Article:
Perhaps the feature that differentiates Detroit from Quantic Dream’s previous games is the flowchart shown after the completion of each chapter. Essentially, each character has anywhere from two to three possible outcomes per chapter, and the flowchart splits off of each of these choices in surprising ways. While it is possible to complete a good chunk of the timeline and get the best ending in the game, players will have to complete at least two more playthroughs making entirely different choices, including purposely letting some characters die in order to see everything. It is a completionist’s worst nightmare. Luckily, there is no trophy that requires players to 100% the flowchart for the entire game, but it is somewhat overwhelming to look at a completely empty flow chart that came about as only one of up to three or more possible outcomes for a chapter.
In the face of this, the replay value in this game is immense, and the story is engaging enough that I will definitely play through the game at least two more times to completion. However, the outcome of some chapters, and even some endings seems to tease more to come and it makes me worry that we may have to wait for story DLC or a sequel to get the true ending to the game, as I felt even after getting the best ending possible, that an epilogue chapter would have been sufficient to close up a few of the game’s plot holes.
Combat is mostly QTEs akin to Quantic Dream’s last game, Beyond: Two Souls. No button on the Dualshock 4 goes unused save for the Options and Share buttons. Some QTEs even require players to gently press the thumb stick in a direction before holding it there to complete a task. Like with most choice based games, and especially adventure games, dialogue options are varied and plentiful. The difference is, here these decisions actually matter. If players don’t take the time to explore the environment in each chapter, they may miss out on certain characters and story beats. For example, in one of Markus’ missions, he and his crew are tasked with stealing much needed supplies for their community while avoiding detection by the guards. Towards the end of this sequence, players have the option of attacking and destroying the android guard patrolling the perimeter or convincing him to go deviant instead, which Markus can do easily by simply gripping the android’s arm or hand, much like a handshake. Choosing to recruit the guard can have a positive impact in later chapters, but I won’t say exactly how here as I don’t want to spoil just how important even the smallest decisions can be.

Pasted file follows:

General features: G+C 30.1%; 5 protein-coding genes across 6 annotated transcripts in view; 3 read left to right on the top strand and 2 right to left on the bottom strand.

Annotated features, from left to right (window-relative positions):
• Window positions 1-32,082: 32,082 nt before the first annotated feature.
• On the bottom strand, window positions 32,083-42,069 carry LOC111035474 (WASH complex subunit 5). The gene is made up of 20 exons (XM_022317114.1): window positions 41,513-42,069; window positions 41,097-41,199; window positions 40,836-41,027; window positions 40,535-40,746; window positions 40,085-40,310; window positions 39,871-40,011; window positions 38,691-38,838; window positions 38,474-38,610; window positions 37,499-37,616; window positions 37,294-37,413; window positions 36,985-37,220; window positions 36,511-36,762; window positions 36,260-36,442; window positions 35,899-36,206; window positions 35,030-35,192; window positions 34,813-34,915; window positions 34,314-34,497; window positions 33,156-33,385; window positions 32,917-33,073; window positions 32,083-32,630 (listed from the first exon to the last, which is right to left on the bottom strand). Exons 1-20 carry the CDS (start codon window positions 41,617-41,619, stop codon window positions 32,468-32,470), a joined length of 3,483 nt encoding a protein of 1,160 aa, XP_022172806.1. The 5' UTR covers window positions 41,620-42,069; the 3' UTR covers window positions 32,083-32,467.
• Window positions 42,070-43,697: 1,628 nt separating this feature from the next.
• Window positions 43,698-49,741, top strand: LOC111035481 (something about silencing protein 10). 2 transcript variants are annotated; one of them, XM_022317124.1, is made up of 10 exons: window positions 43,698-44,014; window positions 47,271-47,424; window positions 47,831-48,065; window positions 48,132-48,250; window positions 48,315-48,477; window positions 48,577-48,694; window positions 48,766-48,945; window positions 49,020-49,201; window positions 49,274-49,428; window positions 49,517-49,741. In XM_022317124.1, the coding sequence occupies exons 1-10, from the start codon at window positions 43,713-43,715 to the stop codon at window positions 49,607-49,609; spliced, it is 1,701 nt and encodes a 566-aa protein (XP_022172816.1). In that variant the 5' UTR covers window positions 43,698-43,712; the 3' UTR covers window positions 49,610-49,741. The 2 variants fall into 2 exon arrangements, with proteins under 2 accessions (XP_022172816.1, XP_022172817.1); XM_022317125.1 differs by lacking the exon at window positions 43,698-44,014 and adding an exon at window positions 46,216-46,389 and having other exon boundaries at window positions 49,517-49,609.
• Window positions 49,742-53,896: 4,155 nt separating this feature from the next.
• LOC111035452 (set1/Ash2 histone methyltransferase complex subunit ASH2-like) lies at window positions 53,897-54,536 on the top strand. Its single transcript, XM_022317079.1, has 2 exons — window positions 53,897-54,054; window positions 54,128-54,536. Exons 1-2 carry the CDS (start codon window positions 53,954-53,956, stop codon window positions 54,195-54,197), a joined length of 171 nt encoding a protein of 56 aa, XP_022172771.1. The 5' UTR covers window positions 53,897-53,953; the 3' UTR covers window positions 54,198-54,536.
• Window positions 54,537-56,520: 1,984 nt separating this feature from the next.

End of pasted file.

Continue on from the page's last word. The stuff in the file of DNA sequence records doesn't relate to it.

Quantic Dream even shakes up the formula with a surprising twist to the game’s meta. When you first boot up the game, you are greeted by an android named Chloe who acts as your guide and explains what the menus do and how to navigate the UI. As players complete chapters and back out to the menu, she will comment on decisions players make and even provide players with a small quiz to determine what type of person they are. Beating the game and then returning to the menu even offers a huge surprise which came out of left field and was simultaneously one of the most intriguing and unsettling things I have experienced in a game in a long time.
Overall, I would recommend Detroit: Become Human to fans of adventure games, interactive drama, and Quantic Dream’s previous work. It is a statement on what it means to be human and is surprisingly current in its portrayal of America’s political and social climate. The best part about this game though are the stand-out performances from its three leads and the agonizing and torturous decisions that they are faced with throughout the course of the game’s story. The scenarios each character faces in this game would be enough to break even the toughest human but the androids’ ambition and determination to overcome every obstacle life throws at them shows how powerful the human condition truly is.
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The Bottom Line
Gamers often speak of how videogames should be viewed as an art form and Detroit: Become Human makes a case for that argument with relevant and topical scenarios. Detroit: Become Human is easily Quantic Dream's best game to date and David Cage's ultimate vision come to life.